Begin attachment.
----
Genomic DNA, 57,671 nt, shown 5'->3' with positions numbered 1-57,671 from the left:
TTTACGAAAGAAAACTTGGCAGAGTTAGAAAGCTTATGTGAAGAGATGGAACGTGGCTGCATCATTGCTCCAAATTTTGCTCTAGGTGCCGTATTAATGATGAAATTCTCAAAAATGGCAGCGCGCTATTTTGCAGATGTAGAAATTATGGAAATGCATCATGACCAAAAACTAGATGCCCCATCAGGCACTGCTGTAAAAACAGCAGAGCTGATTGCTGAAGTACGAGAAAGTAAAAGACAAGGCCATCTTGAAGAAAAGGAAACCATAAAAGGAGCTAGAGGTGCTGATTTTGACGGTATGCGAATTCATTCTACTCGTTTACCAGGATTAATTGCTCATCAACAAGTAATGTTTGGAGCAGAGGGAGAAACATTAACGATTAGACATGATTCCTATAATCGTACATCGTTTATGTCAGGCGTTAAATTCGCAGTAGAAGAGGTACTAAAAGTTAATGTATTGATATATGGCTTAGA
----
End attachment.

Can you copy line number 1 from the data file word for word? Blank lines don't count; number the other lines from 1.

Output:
Genomic DNA, 57,671 nt, shown 5'->3' with positions numbered 1-57,671 from the left: